To use all functions of this page, please activate cookies in your browser.
With an accout for my.chemeurope.com you can always see everything at a glance – and you can configure your own website and individual newsletter.
- My watch list
- My saved searches
- My saved topics
- My newsletter
Chalcopyrite is a copper iron sulfide mineral that crystallizes in the tetragonal system. It has the chemical composition CuFeS2.
It has a brassy to golden yellow color and a hardness of 3.5 to 4 on the Mohs scale. Its streak is diagnostic as green tinged black.
The name is pronounced kal-co-pie-right (kal as in "calendar", "co" as in coat).
On exposure to air, chalcopyrite oxidises to a variety of oxides, hydroxides and sulfates. Associated copper minerals include the sulfides bornite (Cu5FeS4), chalcocite (Cu2S), covellite (CuS), digenite (Cu9S5); carbonates such as malachite and azurite, and rarely oxides such as cuprite (Cu2O). Chalcopyrite is rarely found in association with native copper.
Additional recommended knowledge
Chalcopyrite is often confused with pyrite, although the latter has a cubic and not a tetragonal crystal system. Further, chalcopyrite is often massive, rarely crystalline, and less brittle. Chalcopyrite is also a darker yellow in color, with a greenish tinge and diagnostic greasy lustre.
Due to its color and high copper content, chalcopyrite has often been referred to as "yellow copper".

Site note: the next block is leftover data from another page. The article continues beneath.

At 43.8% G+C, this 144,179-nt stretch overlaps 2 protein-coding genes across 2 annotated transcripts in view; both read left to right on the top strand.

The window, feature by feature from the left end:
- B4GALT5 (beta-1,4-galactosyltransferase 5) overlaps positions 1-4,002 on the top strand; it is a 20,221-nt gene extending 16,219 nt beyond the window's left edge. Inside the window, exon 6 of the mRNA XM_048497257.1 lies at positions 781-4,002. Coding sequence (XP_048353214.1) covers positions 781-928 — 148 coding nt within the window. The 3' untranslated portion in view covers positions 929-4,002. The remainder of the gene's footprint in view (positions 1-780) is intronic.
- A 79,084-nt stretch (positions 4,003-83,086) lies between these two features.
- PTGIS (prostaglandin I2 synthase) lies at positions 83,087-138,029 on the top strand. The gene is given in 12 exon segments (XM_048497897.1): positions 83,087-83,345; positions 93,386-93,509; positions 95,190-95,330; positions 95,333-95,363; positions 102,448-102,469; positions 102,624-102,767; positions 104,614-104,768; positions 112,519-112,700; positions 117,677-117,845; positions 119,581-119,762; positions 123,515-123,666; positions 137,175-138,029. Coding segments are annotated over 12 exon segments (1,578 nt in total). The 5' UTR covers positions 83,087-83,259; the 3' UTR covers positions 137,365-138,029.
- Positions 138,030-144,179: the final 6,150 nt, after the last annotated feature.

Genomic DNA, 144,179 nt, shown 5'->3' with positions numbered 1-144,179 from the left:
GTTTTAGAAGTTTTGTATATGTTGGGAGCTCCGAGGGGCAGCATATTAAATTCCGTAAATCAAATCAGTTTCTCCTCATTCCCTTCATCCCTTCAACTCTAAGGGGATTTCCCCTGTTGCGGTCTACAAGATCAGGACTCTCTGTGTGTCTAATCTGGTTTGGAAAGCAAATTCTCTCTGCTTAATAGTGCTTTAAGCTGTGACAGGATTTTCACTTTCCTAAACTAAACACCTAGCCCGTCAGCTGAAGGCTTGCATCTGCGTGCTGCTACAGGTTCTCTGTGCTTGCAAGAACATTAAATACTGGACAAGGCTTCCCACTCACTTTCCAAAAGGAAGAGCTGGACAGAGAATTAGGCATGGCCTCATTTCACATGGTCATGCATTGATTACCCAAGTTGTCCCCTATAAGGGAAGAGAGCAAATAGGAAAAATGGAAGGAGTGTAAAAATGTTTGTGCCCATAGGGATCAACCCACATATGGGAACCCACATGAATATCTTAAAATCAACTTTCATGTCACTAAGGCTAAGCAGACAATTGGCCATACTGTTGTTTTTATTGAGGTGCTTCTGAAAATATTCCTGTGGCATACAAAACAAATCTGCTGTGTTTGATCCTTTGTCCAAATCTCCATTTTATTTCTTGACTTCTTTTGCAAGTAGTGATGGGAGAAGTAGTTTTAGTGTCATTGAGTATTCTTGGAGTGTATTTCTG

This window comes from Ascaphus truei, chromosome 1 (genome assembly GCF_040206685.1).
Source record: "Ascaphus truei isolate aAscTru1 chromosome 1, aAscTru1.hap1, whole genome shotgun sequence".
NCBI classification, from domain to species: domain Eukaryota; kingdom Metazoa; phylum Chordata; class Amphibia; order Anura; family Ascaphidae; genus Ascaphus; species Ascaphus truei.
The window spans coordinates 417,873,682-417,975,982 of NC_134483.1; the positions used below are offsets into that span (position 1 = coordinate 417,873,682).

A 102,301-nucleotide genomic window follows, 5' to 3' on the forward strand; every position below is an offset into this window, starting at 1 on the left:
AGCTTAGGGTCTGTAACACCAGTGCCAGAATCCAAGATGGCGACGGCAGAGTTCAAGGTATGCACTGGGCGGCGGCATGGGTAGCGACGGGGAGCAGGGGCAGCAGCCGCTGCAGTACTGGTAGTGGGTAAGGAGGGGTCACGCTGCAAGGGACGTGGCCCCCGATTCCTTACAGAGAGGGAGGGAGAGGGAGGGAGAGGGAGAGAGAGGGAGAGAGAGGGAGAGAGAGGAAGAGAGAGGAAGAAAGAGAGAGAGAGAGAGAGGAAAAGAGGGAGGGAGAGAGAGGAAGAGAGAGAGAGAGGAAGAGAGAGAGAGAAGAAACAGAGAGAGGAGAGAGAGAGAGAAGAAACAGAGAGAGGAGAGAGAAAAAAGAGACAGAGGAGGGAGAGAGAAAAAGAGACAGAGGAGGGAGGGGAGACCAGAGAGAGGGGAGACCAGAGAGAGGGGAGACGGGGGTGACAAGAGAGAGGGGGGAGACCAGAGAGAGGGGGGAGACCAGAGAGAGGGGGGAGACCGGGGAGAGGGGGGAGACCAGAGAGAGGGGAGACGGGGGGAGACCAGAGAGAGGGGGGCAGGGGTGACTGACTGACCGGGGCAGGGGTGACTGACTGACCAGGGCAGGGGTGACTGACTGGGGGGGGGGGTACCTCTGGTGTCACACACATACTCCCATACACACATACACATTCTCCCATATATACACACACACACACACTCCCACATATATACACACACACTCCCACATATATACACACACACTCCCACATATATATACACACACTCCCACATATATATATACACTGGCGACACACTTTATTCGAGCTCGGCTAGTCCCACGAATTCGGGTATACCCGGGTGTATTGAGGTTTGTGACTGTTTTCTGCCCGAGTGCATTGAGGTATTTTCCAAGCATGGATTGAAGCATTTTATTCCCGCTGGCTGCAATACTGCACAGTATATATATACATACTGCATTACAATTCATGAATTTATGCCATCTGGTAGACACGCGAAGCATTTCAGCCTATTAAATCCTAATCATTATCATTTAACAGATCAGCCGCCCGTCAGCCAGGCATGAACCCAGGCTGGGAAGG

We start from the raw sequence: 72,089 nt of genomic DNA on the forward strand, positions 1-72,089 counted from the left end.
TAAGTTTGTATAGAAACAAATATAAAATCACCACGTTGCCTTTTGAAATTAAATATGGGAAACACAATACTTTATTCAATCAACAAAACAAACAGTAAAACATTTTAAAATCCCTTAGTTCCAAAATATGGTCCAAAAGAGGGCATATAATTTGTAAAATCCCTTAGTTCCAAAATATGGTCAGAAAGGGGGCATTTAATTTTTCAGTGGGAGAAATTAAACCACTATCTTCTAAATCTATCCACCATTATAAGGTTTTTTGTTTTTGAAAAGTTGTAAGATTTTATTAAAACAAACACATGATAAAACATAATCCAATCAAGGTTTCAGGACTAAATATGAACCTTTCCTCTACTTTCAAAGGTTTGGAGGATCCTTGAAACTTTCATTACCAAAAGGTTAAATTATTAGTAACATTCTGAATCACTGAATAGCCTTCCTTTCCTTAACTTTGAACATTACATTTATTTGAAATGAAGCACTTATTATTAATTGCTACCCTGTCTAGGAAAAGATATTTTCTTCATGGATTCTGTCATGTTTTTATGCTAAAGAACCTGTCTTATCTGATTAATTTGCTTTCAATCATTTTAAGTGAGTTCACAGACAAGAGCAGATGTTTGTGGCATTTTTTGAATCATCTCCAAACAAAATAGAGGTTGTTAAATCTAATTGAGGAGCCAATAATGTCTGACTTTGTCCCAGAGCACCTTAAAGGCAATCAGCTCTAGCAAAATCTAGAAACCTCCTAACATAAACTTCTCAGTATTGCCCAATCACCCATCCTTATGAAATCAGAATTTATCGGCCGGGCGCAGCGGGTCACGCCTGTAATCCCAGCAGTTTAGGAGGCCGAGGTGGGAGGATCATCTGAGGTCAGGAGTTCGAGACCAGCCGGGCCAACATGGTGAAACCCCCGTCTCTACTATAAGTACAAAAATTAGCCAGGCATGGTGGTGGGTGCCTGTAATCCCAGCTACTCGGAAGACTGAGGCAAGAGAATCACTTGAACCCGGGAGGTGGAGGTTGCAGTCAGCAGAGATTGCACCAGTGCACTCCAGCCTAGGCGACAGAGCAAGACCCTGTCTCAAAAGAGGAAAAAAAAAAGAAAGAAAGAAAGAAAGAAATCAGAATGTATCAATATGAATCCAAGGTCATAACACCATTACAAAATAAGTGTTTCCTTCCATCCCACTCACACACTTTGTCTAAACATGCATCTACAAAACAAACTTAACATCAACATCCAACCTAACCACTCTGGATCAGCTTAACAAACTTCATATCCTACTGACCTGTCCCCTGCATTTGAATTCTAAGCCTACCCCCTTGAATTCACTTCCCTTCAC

Natural chalcopyrite has no solid solution series with any other sulfide minerals. There is limited substitution of Zn with Cu despite chalcopyrite having the same crystal structure as sphalerite.
However, it is often contaminated by a variety of other trace elements such as Co, Ni, Mn, Zn and Sn substituting for Cu and Fe. Se, Fe and As substitute for sulfur, and trace amounts of Ag, Au, Pt, Pd, Pb, V, Cr, In, Al and Sb are reported.
It is likely many of these elements are present in finely intergrown minerals within the chalcopyrite crystal, for instance lamellae of arsenopyrite representing As, molybdenite representing Mo, etc.
Chalcopyrite is present within many ore bearing environments via a variety of ore forming processes.
Chalcopyrite is present in volcanogenic massive sulfide ore deposits and sedimentary exhalative deposits, formed by deposition of copper during hydrothermal circulation. Chalcopyrite is concentrated in this environment via fluid transport.
Porphyry copper ore deposits are formed by concentration of copper within a granite stock during the ascent and crystallisation of a magma. Chalcopyrite in this environment is produced by concentration within a magma system.
Chalcopyrite is an accessory mineral in Kambalda type komatiitic nickel ore deposits, formed from an immiscible sulfide liquid in sulfur-saturated ultramafic lavas. In this environment chalcopyrite is formed by a sulfide liquid stripping copper from an immiscible silicate liquid.
Chalcopyrite is the most important copper ore. Chalcopyrite ore occurs in a variety of ore types, from huge masses as at Timmins, Ontario, to irregular veins and disseminations associated with granitic to dioritic intrusives as in the porphyry copper deposits of Broken Hill, the American cordillera and the Andes.
Chalcopyrite is present in the supergiant Olympic Dam Cu-Au-U deposit in South Australia.
Chalcopyrite may also be found in coal seams associated with pyrite nodules, and as disseminations in carbonate sedimentary rocks.
Categories: Copper minerals | Sulfide minerals | Iron minerals
|This article is licensed under the GNU Free Documentation License. It uses material from the Wikipedia article "Chalcopyrite". A list of authors is available in Wikipedia.|